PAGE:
You can see pictures of a robot arm laser engraver attached. Can you figure out what it is engraving?
Note: the flag should be entered all in upper case. It contains underscores but does not contain dashes.
We are given a ZIP file containing engraver.pcapng, robot.jpg and robot_engraving.jpg
Let’s start by opening
engraver.pcapng in Wireshark. We discover USB traffic.
As the capture was started before connecting the device, it contains the USB
GET DESCRIPTOR DEVICEresponse indicates a STMicroelectronics LED badge, mini LED display, 11x44 (ID
GET DESCRIPTOR CONFIGURATIONresponse indicates that this device only has one USB HID interface with no standard subclass (
- Then the host fetches some USB descriptors string:
0x01: MindMotion SOC Solutions
The remaining packets of the capture correspond to HID data transfers as Wireshark does not include a dissector for this device.
Robot arm identification
The USB capture indicates
MindMotion SOC Solutions Hiwonder MM32F103RB.
The pictures robot.jpg
show a 6-axis blue robot holding a laser pointer.
With a bit of online search, we find that this robot is the LeArm by Hiwonder. More search indicates that we can interface with robot with https://github.com/ccourson/xArmServoController library.
We extract the HID data from the USB capture and dissect it by analysing xArmServoController source-code. We notice that only 3 servomotors are used to draw, which means we don’t need to compute a reverse kinematic model of the arm. We finally plot the letters the robot was drawing during the USB capture and get the flag.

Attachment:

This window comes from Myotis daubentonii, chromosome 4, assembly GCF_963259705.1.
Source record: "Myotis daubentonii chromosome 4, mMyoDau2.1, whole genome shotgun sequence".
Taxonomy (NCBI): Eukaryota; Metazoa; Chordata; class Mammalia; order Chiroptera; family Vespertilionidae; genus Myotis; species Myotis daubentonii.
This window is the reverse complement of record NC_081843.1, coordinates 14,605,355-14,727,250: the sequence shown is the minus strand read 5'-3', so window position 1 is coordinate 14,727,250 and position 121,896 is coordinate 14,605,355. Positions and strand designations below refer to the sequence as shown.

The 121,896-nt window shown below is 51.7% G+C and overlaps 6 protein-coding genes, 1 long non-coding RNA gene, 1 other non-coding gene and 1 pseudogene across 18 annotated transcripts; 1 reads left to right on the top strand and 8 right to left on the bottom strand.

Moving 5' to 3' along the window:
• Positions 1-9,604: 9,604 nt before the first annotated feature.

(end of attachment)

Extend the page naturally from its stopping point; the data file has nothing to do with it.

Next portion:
HID data dissection
We write a Python script to extract HID data using Scapy. We skip a fixed header defined in xArmServoController/xarm/controller.py.
We get 418 combinations of durations, servomotor identifier and position:
500 1 2300 1500 2 1300 1500 3 1700 [...] 1500 4 2500 1500 5 1600 1500 6 1500
(Not) computing inverse kinematic
A first look at the previous data can be scary as we notice that all 6 servomotors are being driven. This means that we might need to compute a inverse kinematic model of the arm to get the pointer position and orientation from this data. After looking more closely, we notice 43 repetitions of a position reset pattern:
500 1 2300 1500 2 1300 1500 3 1700 1500 4 2500 1500 5 1600 1500 6 1500
Let’s replace this pattern by
We now notice that only servomotors 1, 2 and 3 are being driven.
Servomotor 1 is always moving between position
2400. A look at
the LeArm documentation reveals that it is the gripper. On the provided pictures
this gripper is positioned on the laser pointer button.
Servomotor 1 turns on and off the laser pointer.
We can consider a 2-axis drawing robot using the pan and tilt of the gripper.
Plotting the letters
We write the following Python script that computes the arm state after each command and then plot each succession of movements between resets:
This script is imperfect as it does not consider timing and persistence of vision, but it was enough to flag this challenge.
We recognize “fr3edom” at the end of the flag, which after a bit of thinking led